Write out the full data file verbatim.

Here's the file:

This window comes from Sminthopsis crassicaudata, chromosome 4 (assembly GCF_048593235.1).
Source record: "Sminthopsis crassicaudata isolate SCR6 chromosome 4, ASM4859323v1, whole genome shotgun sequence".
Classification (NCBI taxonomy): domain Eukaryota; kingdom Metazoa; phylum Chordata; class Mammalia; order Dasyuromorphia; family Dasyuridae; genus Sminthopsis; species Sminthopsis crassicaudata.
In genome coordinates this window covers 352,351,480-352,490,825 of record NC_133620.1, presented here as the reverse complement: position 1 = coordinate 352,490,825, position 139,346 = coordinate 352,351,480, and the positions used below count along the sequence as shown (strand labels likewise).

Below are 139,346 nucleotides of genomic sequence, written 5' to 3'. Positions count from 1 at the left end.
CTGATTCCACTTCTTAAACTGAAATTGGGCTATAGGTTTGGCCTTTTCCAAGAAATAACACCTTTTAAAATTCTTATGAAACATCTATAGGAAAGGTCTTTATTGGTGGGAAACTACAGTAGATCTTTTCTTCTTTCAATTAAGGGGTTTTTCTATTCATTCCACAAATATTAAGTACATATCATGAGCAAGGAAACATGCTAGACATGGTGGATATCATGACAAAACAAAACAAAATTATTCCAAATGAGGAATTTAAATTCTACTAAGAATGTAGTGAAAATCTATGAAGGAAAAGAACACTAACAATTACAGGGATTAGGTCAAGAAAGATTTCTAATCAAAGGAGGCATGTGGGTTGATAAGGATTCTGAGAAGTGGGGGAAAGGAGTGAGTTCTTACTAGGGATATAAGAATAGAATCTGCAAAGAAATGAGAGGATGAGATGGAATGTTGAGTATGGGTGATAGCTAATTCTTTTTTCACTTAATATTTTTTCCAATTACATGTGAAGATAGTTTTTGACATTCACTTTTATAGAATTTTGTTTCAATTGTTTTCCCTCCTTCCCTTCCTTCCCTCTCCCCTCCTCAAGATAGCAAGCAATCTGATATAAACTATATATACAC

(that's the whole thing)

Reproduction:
This window comes from Sminthopsis crassicaudata, chromosome 4 (assembly GCF_048593235.1).
Source record: "Sminthopsis crassicaudata isolate SCR6 chromosome 4, ASM4859323v1, whole genome shotgun sequence".
Classification (NCBI taxonomy): domain Eukaryota; kingdom Metazoa; phylum Chordata; class Mammalia; order Dasyuromorphia; family Dasyuridae; genus Sminthopsis; species Sminthopsis crassicaudata.
In genome coordinates this window covers 352,351,480-352,490,825 of record NC_133620.1, presented here as the reverse complement: position 1 = coordinate 352,490,825, position 139,346 = coordinate 352,351,480, and the positions used below count along the sequence as shown (strand labels likewise).

Below are 139,346 nucleotides of genomic sequence, written 5' to 3'. Positions count from 1 at the left end.
CTGATTCCACTTCTTAAACTGAAATTGGGCTATAGGTTTGGCCTTTTCCAAGAAATAACACCTTTTAAAATTCTTATGAAACATCTATAGGAAAGGTCTTTATTGGTGGGAAACTACAGTAGATCTTTTCTTCTTTCAATTAAGGGGTTTTTCTATTCATTCCACAAATATTAAGTACATATCATGAGCAAGGAAACATGCTAGACATGGTGGATATCATGACAAAACAAAACAAAATTATTCCAAATGAGGAATTTAAATTCTACTAAGAATGTAGTGAAAATCTATGAAGGAAAAGAACACTAACAATTACAGGGATTAGGTCAAGAAAGATTTCTAATCAAAGGAGGCATGTGGGTTGATAAGGATTCTGAGAAGTGGGGGAAAGGAGTGAGTTCTTACTAGGGATATAAGAATAGAATCTGCAAAGAAATGAGAGGATGAGATGGAATGTTGAGTATGGGTGATAGCTAATTCTTTTTTCACTTAATATTTTTTCCAATTACATGTGAAGATAGTTTTTGACATTCACTTTTATAGAATTTTGTTTCAATTGTTTTCCCTCCTTCCCTTCCTTCCCTCTCCCCTCCTCAAGATAGCAAGCAATCTGATATAAACTATATATACAC